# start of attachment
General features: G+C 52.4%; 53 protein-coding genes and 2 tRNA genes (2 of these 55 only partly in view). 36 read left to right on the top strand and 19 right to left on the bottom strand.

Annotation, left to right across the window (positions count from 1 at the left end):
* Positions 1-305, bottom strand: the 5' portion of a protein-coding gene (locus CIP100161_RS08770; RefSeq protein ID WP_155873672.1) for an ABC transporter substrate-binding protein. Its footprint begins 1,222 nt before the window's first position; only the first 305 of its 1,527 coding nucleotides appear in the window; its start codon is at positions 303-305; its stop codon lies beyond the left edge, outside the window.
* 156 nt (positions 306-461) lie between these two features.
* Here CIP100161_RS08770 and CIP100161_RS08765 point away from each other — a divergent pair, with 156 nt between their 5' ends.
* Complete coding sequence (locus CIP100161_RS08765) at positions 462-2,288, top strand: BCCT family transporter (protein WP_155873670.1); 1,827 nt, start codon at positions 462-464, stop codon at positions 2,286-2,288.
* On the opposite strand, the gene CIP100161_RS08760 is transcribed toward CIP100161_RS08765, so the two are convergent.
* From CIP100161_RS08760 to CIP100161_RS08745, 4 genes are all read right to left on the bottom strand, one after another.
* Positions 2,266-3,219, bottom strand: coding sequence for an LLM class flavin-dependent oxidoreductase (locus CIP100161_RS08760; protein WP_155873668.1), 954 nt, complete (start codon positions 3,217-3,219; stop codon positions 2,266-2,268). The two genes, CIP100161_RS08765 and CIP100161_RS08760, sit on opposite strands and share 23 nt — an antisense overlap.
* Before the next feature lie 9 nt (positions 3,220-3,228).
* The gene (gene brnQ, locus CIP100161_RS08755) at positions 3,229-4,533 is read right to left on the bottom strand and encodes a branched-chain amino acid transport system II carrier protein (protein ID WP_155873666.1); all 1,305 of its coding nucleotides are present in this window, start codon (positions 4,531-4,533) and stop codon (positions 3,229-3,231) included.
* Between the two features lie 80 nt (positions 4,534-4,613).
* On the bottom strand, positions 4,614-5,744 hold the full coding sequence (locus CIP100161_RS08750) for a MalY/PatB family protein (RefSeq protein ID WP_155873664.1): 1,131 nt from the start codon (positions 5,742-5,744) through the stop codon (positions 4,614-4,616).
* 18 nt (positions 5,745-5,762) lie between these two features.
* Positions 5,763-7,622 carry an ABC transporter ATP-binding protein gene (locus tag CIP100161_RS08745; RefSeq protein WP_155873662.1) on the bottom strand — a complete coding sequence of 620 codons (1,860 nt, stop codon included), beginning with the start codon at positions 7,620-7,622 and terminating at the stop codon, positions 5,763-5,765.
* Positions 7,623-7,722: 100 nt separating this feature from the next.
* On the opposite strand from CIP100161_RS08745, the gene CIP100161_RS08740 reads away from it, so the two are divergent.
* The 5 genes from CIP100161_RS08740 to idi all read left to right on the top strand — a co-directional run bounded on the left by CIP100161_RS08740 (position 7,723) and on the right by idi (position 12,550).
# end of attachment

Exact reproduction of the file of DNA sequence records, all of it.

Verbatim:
General features: G+C 52.4%; 53 protein-coding genes and 2 tRNA genes (2 of these 55 only partly in view). 36 read left to right on the top strand and 19 right to left on the bottom strand.

Annotation, left to right across the window (positions count from 1 at the left end):
* Positions 1-305, bottom strand: the 5' portion of a protein-coding gene (locus CIP100161_RS08770; RefSeq protein ID WP_155873672.1) for an ABC transporter substrate-binding protein. Its footprint begins 1,222 nt before the window's first position; only the first 305 of its 1,527 coding nucleotides appear in the window; its start codon is at positions 303-305; its stop codon lies beyond the left edge, outside the window.
* 156 nt (positions 306-461) lie between these two features.
* Here CIP100161_RS08770 and CIP100161_RS08765 point away from each other — a divergent pair, with 156 nt between their 5' ends.
* Complete coding sequence (locus CIP100161_RS08765) at positions 462-2,288, top strand: BCCT family transporter (protein WP_155873670.1); 1,827 nt, start codon at positions 462-464, stop codon at positions 2,286-2,288.
* On the opposite strand, the gene CIP100161_RS08760 is transcribed toward CIP100161_RS08765, so the two are convergent.
* From CIP100161_RS08760 to CIP100161_RS08745, 4 genes are all read right to left on the bottom strand, one after another.
* Positions 2,266-3,219, bottom strand: coding sequence for an LLM class flavin-dependent oxidoreductase (locus CIP100161_RS08760; protein WP_155873668.1), 954 nt, complete (start codon positions 3,217-3,219; stop codon positions 2,266-2,268). The two genes, CIP100161_RS08765 and CIP100161_RS08760, sit on opposite strands and share 23 nt — an antisense overlap.
* Before the next feature lie 9 nt (positions 3,220-3,228).
* The gene (gene brnQ, locus CIP100161_RS08755) at positions 3,229-4,533 is read right to left on the bottom strand and encodes a branched-chain amino acid transport system II carrier protein (protein ID WP_155873666.1); all 1,305 of its coding nucleotides are present in this window, start codon (positions 4,531-4,533) and stop codon (positions 3,229-3,231) included.
* Between the two features lie 80 nt (positions 4,534-4,613).
* On the bottom strand, positions 4,614-5,744 hold the full coding sequence (locus CIP100161_RS08750) for a MalY/PatB family protein (RefSeq protein ID WP_155873664.1): 1,131 nt from the start codon (positions 5,742-5,744) through the stop codon (positions 4,614-4,616).
* 18 nt (positions 5,745-5,762) lie between these two features.
* Positions 5,763-7,622 carry an ABC transporter ATP-binding protein gene (locus tag CIP100161_RS08745; RefSeq protein WP_155873662.1) on the bottom strand — a complete coding sequence of 620 codons (1,860 nt, stop codon included), beginning with the start codon at positions 7,620-7,622 and terminating at the stop codon, positions 5,763-5,765.
* Positions 7,623-7,722: 100 nt separating this feature from the next.
* On the opposite strand from CIP100161_RS08745, the gene CIP100161_RS08740 reads away from it, so the two are divergent.
* The 5 genes from CIP100161_RS08740 to idi all read left to right on the top strand — a co-directional run bounded on the left by CIP100161_RS08740 (position 7,723) and on the right by idi (position 12,550).